Work in healthcare? Need support with spiritual issues? Please join us for our first-ever spiritual support group meeting and see how you can work through spiritual issues that arise in the context of health professions.
April 24 / 5:30 pm - 7:00 pm
This intimate "evening of stories" will celebrate personal experiences of spiritual/special/sacred moments in medicine. Four narratives will be shared, each from different perspectives, with time for discussion at the end of the evening.
April 23rd / 5:30-7:00 pm at ISH
"Meditation" encompasses many different form of practice. This panel will allow attendees to learn about the great many varieties of meditative practice, across both Eastern and Western traditions. Come to learn from three experts in the field!
May 14, 2013 / 5:30-7:30pm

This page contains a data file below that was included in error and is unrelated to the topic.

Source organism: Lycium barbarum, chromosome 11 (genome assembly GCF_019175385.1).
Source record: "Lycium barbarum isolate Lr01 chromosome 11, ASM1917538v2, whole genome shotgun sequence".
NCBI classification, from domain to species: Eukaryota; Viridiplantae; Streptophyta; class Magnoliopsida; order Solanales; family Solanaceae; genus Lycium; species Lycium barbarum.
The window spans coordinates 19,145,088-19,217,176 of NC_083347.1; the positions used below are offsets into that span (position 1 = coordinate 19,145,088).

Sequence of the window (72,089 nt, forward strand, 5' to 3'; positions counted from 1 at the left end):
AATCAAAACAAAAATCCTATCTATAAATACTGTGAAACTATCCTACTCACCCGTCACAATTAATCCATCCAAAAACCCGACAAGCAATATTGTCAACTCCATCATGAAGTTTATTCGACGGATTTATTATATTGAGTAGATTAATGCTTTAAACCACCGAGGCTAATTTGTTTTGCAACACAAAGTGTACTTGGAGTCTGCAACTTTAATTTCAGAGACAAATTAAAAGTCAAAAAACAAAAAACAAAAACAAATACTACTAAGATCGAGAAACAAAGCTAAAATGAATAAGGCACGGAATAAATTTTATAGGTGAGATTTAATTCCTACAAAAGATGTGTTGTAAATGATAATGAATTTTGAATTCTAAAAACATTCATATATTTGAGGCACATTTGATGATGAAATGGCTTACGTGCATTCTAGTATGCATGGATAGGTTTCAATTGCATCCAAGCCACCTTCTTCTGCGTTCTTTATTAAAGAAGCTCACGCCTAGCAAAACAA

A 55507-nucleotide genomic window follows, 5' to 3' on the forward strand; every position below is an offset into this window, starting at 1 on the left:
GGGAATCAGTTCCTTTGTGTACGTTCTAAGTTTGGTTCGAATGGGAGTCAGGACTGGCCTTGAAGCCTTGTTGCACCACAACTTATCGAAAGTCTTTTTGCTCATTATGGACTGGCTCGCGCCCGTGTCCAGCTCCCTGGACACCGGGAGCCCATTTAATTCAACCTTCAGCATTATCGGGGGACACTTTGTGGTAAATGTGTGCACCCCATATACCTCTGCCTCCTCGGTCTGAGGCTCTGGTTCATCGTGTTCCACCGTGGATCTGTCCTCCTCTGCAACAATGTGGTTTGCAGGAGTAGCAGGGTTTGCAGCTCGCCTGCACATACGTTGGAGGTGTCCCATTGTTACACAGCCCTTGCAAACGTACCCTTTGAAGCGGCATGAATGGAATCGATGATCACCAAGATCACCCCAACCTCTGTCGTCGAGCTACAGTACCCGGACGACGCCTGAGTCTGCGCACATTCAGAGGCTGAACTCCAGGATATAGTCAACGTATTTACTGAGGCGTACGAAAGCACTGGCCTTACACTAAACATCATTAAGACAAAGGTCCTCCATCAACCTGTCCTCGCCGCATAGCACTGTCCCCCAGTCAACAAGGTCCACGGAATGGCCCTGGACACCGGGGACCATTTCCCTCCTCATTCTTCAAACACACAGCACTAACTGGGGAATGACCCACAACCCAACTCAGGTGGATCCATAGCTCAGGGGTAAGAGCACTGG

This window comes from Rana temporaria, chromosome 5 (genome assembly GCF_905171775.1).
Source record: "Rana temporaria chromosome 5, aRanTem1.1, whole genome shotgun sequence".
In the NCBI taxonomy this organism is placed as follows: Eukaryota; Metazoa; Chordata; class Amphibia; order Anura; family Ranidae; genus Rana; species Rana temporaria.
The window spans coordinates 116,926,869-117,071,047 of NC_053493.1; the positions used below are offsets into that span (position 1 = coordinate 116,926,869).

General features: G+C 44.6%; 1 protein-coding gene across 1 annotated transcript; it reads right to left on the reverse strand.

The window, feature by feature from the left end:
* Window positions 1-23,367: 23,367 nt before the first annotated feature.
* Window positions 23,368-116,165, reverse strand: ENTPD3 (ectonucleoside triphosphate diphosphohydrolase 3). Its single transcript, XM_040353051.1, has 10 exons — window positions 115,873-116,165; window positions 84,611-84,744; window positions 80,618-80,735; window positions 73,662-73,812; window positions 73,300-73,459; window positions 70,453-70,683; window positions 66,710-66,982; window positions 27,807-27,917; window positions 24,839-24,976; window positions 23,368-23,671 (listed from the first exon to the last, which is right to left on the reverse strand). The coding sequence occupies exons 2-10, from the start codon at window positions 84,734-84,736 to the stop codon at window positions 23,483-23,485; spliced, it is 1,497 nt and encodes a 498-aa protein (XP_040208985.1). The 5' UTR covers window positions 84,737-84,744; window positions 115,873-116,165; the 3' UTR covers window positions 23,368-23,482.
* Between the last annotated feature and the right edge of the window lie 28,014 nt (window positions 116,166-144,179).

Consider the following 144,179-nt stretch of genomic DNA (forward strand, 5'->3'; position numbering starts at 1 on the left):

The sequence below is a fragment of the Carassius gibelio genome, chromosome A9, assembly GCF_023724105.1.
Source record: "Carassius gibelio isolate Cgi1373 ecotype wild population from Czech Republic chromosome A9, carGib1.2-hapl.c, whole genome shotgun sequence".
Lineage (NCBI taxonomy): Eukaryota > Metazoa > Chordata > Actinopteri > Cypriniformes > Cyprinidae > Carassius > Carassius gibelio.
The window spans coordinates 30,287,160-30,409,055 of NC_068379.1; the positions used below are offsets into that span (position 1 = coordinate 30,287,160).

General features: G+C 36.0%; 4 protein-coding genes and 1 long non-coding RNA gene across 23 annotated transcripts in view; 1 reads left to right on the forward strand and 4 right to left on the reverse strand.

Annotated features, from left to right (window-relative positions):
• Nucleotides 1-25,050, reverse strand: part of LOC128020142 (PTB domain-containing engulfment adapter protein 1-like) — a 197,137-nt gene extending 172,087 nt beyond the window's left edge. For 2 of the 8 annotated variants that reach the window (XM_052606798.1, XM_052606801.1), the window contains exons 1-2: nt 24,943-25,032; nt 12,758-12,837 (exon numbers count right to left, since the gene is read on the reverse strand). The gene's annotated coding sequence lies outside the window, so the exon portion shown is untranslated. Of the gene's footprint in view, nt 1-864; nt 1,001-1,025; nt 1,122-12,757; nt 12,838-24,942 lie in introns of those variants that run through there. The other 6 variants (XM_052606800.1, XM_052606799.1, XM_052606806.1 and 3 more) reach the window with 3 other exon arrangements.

I was recently introduced to a book entitled, Christian & Islamic Spirituality: Sharing a Journey, by Maria Jaoudi (Paulist Press, New York, 1993). I found the book to be an important read in view of the daily conflict between Christianity and Islam taking place worldwide. It is nice to know both share much in their spirituality which is at the very core of both religions. Of course, Islam and Christianity are two of the three Abrahamic faiths, the other being Judaism. I am sorry Jaoudi’s book does not include Judaism as being part of the “shared Journey.” Since its very beginning Christianity did not reject the books of the Old Testament and included those great works in its canon of Holy Scripture. Every Sunday in churches passages are read from the Psalms or one of the stories of Jewish heros of the faith. And, of course, Christianity has Jesus, a Jew, as its founder. So, Christians can more easily see they share their Journey of faith with Judaism. But, most Christians have not been able to make a connection with Islam and most feel Christianity has nothing to share with Islam. Most who feel this way have never read the Qur’an or anything from the great Islamic literature. For that reason, I found Maria Jaoudi’s little book fascinating. Chapters are entitled: The Way of Love, The Need for Purification, Transformation, Union, and A God-Centered Ecology. In each chapter Jaoudi quotes passages from the Bible and the Qur’an. She quotes from Christian writers such as St. Augustine, Francis of Assisi, John of the Cross, Teresa of Avila, and also from Islamic writers such as Muhammad, Rumi, Seyyed Hossein Nasr, and Rabi’a. Jaoudi’s book begins with these introductory words, “This book is an attempt to elaborate on the spiritual affinity between the traditions of Christianity and Islam. With Judaism, Christianity and Islam share the same monotheistic God and basic mythology of the Hebrew scriptures. Since Christianity and Islam also share in many of the beliefs of the New Testament, this book hopes to demonstrate the similarities of the two traditions.” She then says, “Perhaps it is obvious to point to the fact that Islam and Christianity share so much spirituality, but with all the historical misunderstandings, it is hoped that a renewed effort emphasizing points of convergence and overlap, will help bring about world peace.” (p. 1) In an Afterword at the end of her book, Jaoudi asks, “How can we who are the believers of either one of the two magnificent traditions be harbingers of peace? The answer tht this book has attempted to present is one that lies at the center of both Islamic and Christian contemplative experience: at the heart of Jesus’ and Muhammad’s message is a similar truth and transformative path. “ She continues, “We share basic ethical precepts and the stage of the mystical journey. If we are able to respect our different beliefs and cultures, rather than exaggerate the differences, we may be able to focus on the spiritual and moral similarities which we hold in common.” (p. 86-7) I agree that is possible and I highly encourage both Christians and Muslims to read Jaoudi’s book and to work together to build bridges between our three great Abrahamic religions – Judaism, Christianity, and Islam.